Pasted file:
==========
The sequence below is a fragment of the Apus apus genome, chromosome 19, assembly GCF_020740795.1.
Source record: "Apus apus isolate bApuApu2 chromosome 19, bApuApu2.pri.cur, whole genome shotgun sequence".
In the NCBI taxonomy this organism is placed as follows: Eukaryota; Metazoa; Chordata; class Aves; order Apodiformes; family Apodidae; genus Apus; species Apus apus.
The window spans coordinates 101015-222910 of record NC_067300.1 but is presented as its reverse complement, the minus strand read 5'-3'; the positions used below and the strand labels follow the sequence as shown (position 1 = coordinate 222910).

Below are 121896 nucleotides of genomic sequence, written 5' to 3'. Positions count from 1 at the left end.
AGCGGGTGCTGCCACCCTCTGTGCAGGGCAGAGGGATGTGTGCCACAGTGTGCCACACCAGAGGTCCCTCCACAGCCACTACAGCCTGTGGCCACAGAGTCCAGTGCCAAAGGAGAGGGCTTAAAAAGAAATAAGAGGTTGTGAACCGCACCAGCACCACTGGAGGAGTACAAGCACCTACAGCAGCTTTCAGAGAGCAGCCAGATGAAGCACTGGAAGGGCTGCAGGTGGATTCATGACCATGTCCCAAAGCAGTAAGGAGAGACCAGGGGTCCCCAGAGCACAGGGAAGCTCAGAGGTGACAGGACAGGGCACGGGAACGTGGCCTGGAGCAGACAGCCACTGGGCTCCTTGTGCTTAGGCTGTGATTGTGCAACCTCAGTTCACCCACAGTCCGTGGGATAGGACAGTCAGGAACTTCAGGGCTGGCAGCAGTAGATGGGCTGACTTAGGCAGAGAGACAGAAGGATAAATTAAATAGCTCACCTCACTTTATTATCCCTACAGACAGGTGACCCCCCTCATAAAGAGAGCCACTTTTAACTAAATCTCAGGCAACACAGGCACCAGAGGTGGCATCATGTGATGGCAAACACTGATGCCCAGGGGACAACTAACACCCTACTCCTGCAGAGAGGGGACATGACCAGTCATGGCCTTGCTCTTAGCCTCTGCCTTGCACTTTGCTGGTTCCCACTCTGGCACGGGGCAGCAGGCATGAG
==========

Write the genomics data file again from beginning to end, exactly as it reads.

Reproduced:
The sequence below is a fragment of the Apus apus genome, chromosome 19, assembly GCF_020740795.1.
Source record: "Apus apus isolate bApuApu2 chromosome 19, bApuApu2.pri.cur, whole genome shotgun sequence".
In the NCBI taxonomy this organism is placed as follows: Eukaryota; Metazoa; Chordata; class Aves; order Apodiformes; family Apodidae; genus Apus; species Apus apus.
The window spans coordinates 101015-222910 of record NC_067300.1 but is presented as its reverse complement, the minus strand read 5'-3'; the positions used below and the strand labels follow the sequence as shown (position 1 = coordinate 222910).

Below are 121896 nucleotides of genomic sequence, written 5' to 3'. Positions count from 1 at the left end.
AGCGGGTGCTGCCACCCTCTGTGCAGGGCAGAGGGATGTGTGCCACAGTGTGCCACACCAGAGGTCCCTCCACAGCCACTACAGCCTGTGGCCACAGAGTCCAGTGCCAAAGGAGAGGGCTTAAAAAGAAATAAGAGGTTGTGAACCGCACCAGCACCACTGGAGGAGTACAAGCACCTACAGCAGCTTTCAGAGAGCAGCCAGATGAAGCACTGGAAGGGCTGCAGGTGGATTCATGACCATGTCCCAAAGCAGTAAGGAGAGACCAGGGGTCCCCAGAGCACAGGGAAGCTCAGAGGTGACAGGACAGGGCACGGGAACGTGGCCTGGAGCAGACAGCCACTGGGCTCCTTGTGCTTAGGCTGTGATTGTGCAACCTCAGTTCACCCACAGTCCGTGGGATAGGACAGTCAGGAACTTCAGGGCTGGCAGCAGTAGATGGGCTGACTTAGGCAGAGAGACAGAAGGATAAATTAAATAGCTCACCTCACTTTATTATCCCTACAGACAGGTGACCCCCCTCATAAAGAGAGCCACTTTTAACTAAATCTCAGGCAACACAGGCACCAGAGGTGGCATCATGTGATGGCAAACACTGATGCCCAGGGGACAACTAACACCCTACTCCTGCAGAGAGGGGACATGACCAGTCATGGCCTTGCTCTTAGCCTCTGCCTTGCACTTTGCTGGTTCCCACTCTGGCACGGGGCAGCAGGCATGAG